* Any views expressed in this opinion piece are those of the author and not of Thomson Reuters Foundation.
Peace and development initiative offers hope of resolving conflicts in border areas of Kenya and Ethiopia
The Horn of Africa is blessed with vast wealth of natural and human resources, but it is also plagued by a series of historical, socio-political, economic and climatic challenges. Over time, these challenges have left sovereign border regions and those areas far flung from regional and national capitals in the throes of chronic instability and vulnerability.
Viewed from a regional perspective, the spill-over effects of conflict from neighbouring countries have a wide impact on peace and stability. But on the positive side, some of the national and regional peace and development initiatives suggest ways of resolving or at least mitigating conflicts.
Driven by the determination to change the negative narrative, political leaders from Kenya and Ethiopia have given unequivocal support to technical teams from the United Nations country teams in Ethiopia and Kenya and the Inter-Governmental Authority on Development (IGAD), an East African bloc supporting regional peace efforts, to find sustainable answers.
Dedicated staff of both governments, IGAD and the U.N. family worked tirelessly to ensure that the maximum technical support was availed to both county and regional governments to develop a concise and articulate multi-year response plan.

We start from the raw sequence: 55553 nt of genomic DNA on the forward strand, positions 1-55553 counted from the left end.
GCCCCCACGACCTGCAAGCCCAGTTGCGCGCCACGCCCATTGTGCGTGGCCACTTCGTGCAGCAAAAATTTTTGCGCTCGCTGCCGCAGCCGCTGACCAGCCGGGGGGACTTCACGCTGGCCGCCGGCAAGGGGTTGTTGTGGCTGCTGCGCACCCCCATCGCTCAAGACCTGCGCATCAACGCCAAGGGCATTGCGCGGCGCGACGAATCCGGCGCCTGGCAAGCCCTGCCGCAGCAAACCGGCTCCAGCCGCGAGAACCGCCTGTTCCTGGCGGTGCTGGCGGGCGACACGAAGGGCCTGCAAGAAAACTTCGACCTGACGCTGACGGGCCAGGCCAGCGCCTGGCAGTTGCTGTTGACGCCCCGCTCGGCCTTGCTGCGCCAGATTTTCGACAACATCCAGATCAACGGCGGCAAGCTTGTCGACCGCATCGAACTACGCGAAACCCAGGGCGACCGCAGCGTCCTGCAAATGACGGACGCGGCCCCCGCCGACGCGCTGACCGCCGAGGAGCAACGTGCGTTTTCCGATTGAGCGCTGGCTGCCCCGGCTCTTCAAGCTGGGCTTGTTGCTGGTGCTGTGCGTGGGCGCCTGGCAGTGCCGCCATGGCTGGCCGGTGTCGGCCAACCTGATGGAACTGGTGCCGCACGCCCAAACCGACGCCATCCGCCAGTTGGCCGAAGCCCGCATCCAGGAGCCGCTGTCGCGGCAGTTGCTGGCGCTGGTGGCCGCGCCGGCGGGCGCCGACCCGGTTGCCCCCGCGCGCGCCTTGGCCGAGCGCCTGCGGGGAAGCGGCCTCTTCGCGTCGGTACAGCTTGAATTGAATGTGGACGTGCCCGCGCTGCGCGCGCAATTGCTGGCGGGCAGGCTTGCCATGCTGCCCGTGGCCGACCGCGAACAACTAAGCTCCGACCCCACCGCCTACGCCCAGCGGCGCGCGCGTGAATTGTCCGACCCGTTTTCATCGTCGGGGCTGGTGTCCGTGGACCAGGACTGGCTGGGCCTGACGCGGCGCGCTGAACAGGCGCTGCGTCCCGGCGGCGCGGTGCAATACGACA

On a visit to the Horn of Africa in October last year, U.N. Secretary-General Ban Ki-moon said: "Now is a crucial moment to support efforts to end the cycles of conflict and poverty, and move from fragility to sustainability. The United Nations is joining with other global and regional leaders to ensure a coherent and coordinated approach towards peace, security and development in the Horn of Africa."
Out of this came the inauguration in 2015 of the "Cross Border Integrated Programme for Sustainable Peace and Socioeconomic Transformation" between Marsabit County of Kenya and Ethiopia’s Borana Zone.
On Dec. 7, 2015, the border town of Moyale was buzzing with expectation as local, national, regional, continental and international high level guests arrived to witness the historic signing of the Memorandum of the Understanding between the governments of Ethiopia and Kenya.
Kenyan President Uhuru Kenyatta and Ethiopian Prime Minister Hailemariam Desalegn were both present to launch the integrated cross-border programme.
“My government is committed to address historical marginalisation of this region and steer it from poverty and support cross-border programmes for sustainable peace,” the Ethiopian prime minister said.
President Kenyatta hoped that the new initiative would help transform the region. “The programme will see Moyale being turned into the Dubai of Africa,” he said.
As the sun set, as vehicles and aircraft drove and flew away into the evening sky, the women, men, girls and boys in Marsabit County and Borana Zone were left to reflect on the events of the unforgettable day.
For the more than 26 ethnic groups living in the region, the following day may have been about the daily business of surviving on the edge, but it also brought about a new dawn: hope for better days.
Ambassador Amina Mohamed is Kenya’s Foreign Affairs Cabinet Secretary. Dr Tedros Adhanom is Ethiopia’s Minister for Foreign Affairs.